Variation in patterns of superficial vein of cubital fossa

Sushil Jiwane, Vivekannad Gajbhiye, Rekha Jiwane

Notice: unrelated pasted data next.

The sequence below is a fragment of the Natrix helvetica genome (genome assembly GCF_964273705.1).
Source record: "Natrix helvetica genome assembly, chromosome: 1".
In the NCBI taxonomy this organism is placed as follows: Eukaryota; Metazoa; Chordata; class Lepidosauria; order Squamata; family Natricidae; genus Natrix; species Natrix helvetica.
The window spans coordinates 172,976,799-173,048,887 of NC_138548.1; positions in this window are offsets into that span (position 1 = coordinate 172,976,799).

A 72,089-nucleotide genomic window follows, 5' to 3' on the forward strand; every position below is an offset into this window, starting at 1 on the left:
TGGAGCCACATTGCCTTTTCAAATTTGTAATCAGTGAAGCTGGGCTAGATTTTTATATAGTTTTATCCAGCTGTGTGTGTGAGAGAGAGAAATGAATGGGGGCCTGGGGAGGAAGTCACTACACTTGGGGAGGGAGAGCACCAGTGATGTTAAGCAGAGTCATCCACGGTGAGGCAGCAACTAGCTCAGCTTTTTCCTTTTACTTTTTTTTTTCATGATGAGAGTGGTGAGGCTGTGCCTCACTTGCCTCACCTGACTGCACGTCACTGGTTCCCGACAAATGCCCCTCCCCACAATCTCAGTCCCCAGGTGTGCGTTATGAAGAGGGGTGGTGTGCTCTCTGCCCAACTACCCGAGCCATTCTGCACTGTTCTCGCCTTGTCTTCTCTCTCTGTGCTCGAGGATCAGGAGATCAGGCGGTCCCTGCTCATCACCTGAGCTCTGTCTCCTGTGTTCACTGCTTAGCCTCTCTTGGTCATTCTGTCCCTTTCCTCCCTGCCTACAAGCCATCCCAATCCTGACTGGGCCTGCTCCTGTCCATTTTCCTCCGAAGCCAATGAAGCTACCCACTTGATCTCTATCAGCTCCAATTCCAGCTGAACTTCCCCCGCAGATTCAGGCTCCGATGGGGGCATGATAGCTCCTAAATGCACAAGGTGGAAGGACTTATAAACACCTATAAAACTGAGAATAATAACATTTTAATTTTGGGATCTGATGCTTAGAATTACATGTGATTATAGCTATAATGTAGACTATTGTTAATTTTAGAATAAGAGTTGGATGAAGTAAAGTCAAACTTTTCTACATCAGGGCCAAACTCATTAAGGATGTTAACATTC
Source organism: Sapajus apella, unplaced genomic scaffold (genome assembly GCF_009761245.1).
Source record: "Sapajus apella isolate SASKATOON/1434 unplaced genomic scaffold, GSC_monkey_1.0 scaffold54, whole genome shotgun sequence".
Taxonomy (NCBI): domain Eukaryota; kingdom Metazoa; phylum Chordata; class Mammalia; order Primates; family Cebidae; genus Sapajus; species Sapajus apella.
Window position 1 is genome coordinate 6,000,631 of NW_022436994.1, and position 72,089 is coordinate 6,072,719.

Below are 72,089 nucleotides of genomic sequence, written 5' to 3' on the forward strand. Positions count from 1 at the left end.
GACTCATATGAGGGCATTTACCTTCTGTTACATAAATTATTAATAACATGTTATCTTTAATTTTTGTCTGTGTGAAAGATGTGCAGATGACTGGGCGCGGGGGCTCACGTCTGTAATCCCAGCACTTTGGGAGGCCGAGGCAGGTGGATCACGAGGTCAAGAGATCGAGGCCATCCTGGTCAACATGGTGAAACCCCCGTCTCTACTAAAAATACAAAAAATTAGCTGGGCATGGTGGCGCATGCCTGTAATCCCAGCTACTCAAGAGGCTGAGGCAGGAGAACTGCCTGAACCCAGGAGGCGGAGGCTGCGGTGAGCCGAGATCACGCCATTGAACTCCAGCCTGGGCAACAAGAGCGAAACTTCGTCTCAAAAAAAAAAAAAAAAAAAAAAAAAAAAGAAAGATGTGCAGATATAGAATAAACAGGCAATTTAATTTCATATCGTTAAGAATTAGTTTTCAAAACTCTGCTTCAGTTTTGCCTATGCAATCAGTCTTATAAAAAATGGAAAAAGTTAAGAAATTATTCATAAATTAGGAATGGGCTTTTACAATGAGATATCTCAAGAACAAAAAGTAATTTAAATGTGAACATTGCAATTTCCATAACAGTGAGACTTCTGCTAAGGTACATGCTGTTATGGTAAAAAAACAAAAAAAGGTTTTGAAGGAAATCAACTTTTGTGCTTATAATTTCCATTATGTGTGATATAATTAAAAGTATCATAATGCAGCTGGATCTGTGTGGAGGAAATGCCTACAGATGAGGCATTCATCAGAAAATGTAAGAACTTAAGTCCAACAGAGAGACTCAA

Aim: To determine anatomical variations of superficial veins of cubital fossa. Background: The cubital fossa Veins lie superficially in the subcutaneous tissue and not paired with any artery, they are easy to view and access. The superficial veins include the cephalic, basilic, median cubital, and antebrachial veins and their tributaries. The knowledge of superficial venous distribution of the cubital fossa is important, not only from an anatomical-clinical and surgical point of view, but also anthropologically and biologically. Materials and Methods: The study done on120 males and 30 females were randomly selected from among the rural area of central India which also include the students and staff members of J.N.M. College Sawangi Wardha (M.S.) 150 cases of right upper limbs and 150 cases of left upper limbs. After taking the subject's consent, the superficial veins of the cubital fossa were made prominent by using tourniquet. The patterns of cubital veins were marked on skin and photograph are taken. Results: the patterns of arrangement of superficial cubital vein observed are as follow. Type I –MCoVjoining with the CV and BV in 51%., type II CV bifurcating into MBV and MCV which join BV and ACV respectively, Type III-MVF bifurcating in MBV and MCV 9.66%., Type IV- 7.66% subjects of present study the CV terminates in to BV and ACV runs separately, In Type V- 3% of subjects the CV communicating directly with BV and ACV was absent and Type VI –A large single CV ascending upwards without any communication with other veins. 3 of 300 subjects i.e. 1%. Conclusion: Numerous studies in different races and ethnic groups have shown similarities and differences in the deposition of the superficial veins of the cubital fossa. Various procedure should be perform with caution bearing in mind the anatomical variation present in these region.

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